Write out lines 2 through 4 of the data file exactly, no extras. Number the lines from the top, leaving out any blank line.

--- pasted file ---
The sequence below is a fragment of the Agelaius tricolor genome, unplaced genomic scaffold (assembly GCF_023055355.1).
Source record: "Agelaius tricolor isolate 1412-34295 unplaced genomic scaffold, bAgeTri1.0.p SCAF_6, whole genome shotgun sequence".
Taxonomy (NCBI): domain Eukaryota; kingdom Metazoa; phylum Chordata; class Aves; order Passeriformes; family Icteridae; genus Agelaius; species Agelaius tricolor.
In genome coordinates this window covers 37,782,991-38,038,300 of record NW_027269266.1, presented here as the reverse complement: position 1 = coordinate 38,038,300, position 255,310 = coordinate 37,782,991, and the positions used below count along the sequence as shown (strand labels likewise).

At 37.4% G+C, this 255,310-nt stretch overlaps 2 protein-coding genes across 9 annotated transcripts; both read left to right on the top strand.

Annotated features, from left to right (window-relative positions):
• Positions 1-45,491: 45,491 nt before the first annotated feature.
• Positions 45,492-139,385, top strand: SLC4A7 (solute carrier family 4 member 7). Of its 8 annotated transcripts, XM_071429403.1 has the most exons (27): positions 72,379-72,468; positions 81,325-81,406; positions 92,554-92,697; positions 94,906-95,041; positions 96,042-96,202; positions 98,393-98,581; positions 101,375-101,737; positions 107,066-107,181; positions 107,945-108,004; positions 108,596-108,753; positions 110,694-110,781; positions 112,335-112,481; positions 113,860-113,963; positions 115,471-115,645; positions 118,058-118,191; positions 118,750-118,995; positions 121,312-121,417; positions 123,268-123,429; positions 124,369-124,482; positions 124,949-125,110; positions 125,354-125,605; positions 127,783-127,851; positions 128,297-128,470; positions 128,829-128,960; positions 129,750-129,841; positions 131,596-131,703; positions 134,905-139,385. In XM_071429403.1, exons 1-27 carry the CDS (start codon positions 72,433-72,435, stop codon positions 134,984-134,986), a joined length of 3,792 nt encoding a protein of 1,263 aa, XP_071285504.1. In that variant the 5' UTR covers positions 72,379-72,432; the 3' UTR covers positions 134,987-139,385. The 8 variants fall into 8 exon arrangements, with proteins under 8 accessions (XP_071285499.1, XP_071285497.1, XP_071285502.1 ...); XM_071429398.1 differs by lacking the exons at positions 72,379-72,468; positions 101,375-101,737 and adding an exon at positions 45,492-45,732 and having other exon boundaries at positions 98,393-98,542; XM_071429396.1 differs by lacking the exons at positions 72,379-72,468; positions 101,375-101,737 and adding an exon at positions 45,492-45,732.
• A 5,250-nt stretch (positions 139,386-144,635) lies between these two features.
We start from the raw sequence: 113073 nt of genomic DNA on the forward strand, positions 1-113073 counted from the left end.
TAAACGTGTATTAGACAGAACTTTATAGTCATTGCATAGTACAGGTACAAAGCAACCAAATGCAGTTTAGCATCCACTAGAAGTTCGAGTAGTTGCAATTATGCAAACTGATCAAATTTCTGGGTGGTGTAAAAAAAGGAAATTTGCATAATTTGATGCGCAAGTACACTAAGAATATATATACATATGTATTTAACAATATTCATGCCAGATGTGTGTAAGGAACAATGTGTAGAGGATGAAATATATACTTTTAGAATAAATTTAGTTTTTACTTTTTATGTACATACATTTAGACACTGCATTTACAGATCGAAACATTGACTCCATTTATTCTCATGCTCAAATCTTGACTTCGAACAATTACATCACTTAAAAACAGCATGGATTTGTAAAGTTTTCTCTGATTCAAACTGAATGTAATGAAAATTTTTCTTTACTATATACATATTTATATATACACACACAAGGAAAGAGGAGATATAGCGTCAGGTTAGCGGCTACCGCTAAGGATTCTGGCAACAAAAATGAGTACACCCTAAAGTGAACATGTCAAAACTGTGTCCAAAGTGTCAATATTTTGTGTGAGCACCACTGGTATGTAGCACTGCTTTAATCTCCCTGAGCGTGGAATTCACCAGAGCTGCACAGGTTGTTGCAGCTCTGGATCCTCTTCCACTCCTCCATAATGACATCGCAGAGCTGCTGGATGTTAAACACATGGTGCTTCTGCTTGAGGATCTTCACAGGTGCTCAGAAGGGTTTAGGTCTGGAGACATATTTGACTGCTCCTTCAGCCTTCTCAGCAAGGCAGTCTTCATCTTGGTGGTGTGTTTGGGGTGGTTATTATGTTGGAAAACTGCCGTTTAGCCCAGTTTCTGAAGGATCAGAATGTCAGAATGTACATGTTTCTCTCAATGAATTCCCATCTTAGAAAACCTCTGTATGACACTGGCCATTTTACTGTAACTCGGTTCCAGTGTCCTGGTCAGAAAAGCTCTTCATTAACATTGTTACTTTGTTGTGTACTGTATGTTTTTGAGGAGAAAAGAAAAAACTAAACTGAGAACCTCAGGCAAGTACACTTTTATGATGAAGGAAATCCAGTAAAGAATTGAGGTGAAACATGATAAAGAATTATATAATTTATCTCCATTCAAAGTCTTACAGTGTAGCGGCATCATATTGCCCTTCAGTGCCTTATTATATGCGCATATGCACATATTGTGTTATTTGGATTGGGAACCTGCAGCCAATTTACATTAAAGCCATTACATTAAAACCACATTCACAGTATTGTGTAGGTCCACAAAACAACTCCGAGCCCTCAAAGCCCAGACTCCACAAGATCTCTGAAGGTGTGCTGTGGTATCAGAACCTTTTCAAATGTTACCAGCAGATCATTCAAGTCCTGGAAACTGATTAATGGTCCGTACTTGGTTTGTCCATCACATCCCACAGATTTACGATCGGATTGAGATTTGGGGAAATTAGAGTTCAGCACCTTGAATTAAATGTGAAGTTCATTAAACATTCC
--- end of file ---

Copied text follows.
Source record: "Agelaius tricolor isolate 1412-34295 unplaced genomic scaffold, bAgeTri1.0.p SCAF_6, whole genome shotgun sequence".
Taxonomy (NCBI): domain Eukaryota; kingdom Metazoa; phylum Chordata; class Aves; order Passeriformes; family Icteridae; genus Agelaius; species Agelaius tricolor.
In genome coordinates this window covers 37,782,991-38,038,300 of record NW_027269266.1, presented here as the reverse complement: position 1 = coordinate 38,038,300, position 255,310 = coordinate 37,782,991, and the positions used below count along the sequence as shown (strand labels likewise).